Grand National Free Bets & Betting Offers
The Grand National is one of the biggest races in the UK, with millions of people tuning in to watch the race live on TV around the world. The event is unusual in that is has an appeal that attracts punters that wouldn’t normally bet on horse racing, and across the country office sweepstakes and passed around and “pin sticker” guides are published in national newspapers.
One downside to this increased interest is that the bookies often change or remove their sign up offers in order to limit their risk from new customers (some have even been known to temporarily cut off registrations entirely). Thankfully not all betting sites have this attitude and there are still a few places you can pick up a free bet or two.
Grand National Sign Up Offers for 2021
For a larger list of offers, see our main free bets page. Please bear in mind that terms and conditions will apply to any sign up bonus you take, and always bet responsibly.
Grand National Stats, Trends & Facts
Choosing a Grand National Winner
There is a certain romanticism about picking a winner of the Grand National. You might have success by picking your lucky number as displayed on one of the horses in the field, you might pick a runner with a name you like or the jockey wearing your favourite colour. If your luck is in, you might just land a winner of the April showpiece, although of course picking your selection through essentially random means does not exactly increase your chances of success.
Instead, we can apply some common trends and themes that previous Grand National winners have shared, and at least in that sense, we have provided a logical framework for our picks. Of course, logic often goes out of the window during the four-mile race, which is run over some of the stiffest and most challenging jumps anywhere in the world. As we saw with Freewheelin Dylan’s win in the Irish National at princely odds of 150/1 in April 2021, sometimes there’s just no telling what will happen.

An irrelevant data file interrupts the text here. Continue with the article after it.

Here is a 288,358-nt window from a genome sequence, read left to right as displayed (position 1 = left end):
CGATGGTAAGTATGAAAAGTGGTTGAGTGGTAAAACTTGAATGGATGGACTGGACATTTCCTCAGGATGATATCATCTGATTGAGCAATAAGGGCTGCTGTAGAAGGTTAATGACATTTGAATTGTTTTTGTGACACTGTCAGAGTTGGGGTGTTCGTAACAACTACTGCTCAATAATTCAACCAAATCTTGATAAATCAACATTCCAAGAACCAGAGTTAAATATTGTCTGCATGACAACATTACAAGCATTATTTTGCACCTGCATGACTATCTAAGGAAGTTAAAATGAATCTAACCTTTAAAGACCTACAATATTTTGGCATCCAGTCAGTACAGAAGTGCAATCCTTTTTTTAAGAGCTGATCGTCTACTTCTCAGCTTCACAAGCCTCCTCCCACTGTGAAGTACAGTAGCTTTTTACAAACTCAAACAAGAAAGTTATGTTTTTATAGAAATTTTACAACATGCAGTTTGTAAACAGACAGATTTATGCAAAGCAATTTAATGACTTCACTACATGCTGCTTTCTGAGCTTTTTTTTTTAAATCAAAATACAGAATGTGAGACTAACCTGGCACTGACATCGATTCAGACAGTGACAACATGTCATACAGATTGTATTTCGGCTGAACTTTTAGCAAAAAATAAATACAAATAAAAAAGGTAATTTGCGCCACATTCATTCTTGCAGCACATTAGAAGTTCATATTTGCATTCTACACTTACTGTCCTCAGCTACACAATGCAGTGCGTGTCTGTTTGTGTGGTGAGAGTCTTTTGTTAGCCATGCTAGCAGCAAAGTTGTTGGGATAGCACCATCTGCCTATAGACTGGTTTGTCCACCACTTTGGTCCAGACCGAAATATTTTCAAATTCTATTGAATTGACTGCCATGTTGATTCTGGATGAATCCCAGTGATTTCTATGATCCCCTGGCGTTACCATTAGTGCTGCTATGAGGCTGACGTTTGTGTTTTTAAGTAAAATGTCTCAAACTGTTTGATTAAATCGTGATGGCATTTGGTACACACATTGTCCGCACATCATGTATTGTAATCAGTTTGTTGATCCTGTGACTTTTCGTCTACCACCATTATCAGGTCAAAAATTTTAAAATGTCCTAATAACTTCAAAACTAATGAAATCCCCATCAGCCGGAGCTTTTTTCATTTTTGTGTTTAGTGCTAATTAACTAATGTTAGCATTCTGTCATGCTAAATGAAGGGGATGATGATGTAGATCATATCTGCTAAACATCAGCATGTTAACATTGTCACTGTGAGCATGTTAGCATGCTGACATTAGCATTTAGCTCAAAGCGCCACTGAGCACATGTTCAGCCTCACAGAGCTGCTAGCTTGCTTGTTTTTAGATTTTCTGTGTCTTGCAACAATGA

While some horse races favour the younger bucks with pricked ears, the Grand National is more suited to those with a bit of experience to their name. Indeed, you have to go back 17 years to find the last time a horse aged seven or under triumphed in the National – that was Amberleigh House. Each of the last five winners has been aged eight or nine.
Even allowing for the slightly random nature of the Grand National, form leading into the race has still been a key factor in the past. Historically, you’re looking for horses that have placed in at least one of their previous three starts – a trait that most of the recent National winners have all shared. That shows they are performing well and without concern in the run-up to this devilishly complex renewal.
Number of Races
The idea for a Grand National winner is to be peaking when the Aintree trip comes around – you don’t want an over-run horse that may have little left in the tank, and yet you don’t want a runner in which rust may have gathered through inactivity. As a rough guide, you’re looking for horses that had run between three and six times that season and no later than the Cheltenham Festival – that has been a good arbiter of success for previous victors.
It’s rare that a horse will run over four miles, and especially so on going that is so agreeable that course officials have to give it a good splash of water on race day. Not all Grand National runners have the stamina to thrive on the challenging Aintree circuit, and nine of the last ten winners of the big one had prevailed at least once over three miles or more previously in their career – that is a mark of their lung capacity.
It’s pretty clear that the handicapper plays a huge role not only in determining who runs in the Grand National – see Tiger Roll’s withdrawal in 2021 for being too harshly treated in the minds of his connections, and also in who goes on to prevail in the famous race.
It’s quite rare, although not impossible, for a horse weighing over 11-05 to take the line in first place, and with only two winners of the race at that heavy mark since Red Rum’s triumph in 1977 we have to discount the chances of the heaviest in the field. Lighter runners have enjoyed a better time of things, but there is a sweet spot – only Auroras Encore in 2013 has won from a weight of lower than 10-05 since Bindaree in 2002.
Grand National Experience
While this last entry is pushing it a bit, seven of the last ten Grand National champions had run in a very specific number of chase races – between 10 and 16. That suggests a certain experience of conditions without being over-run, and it is this measure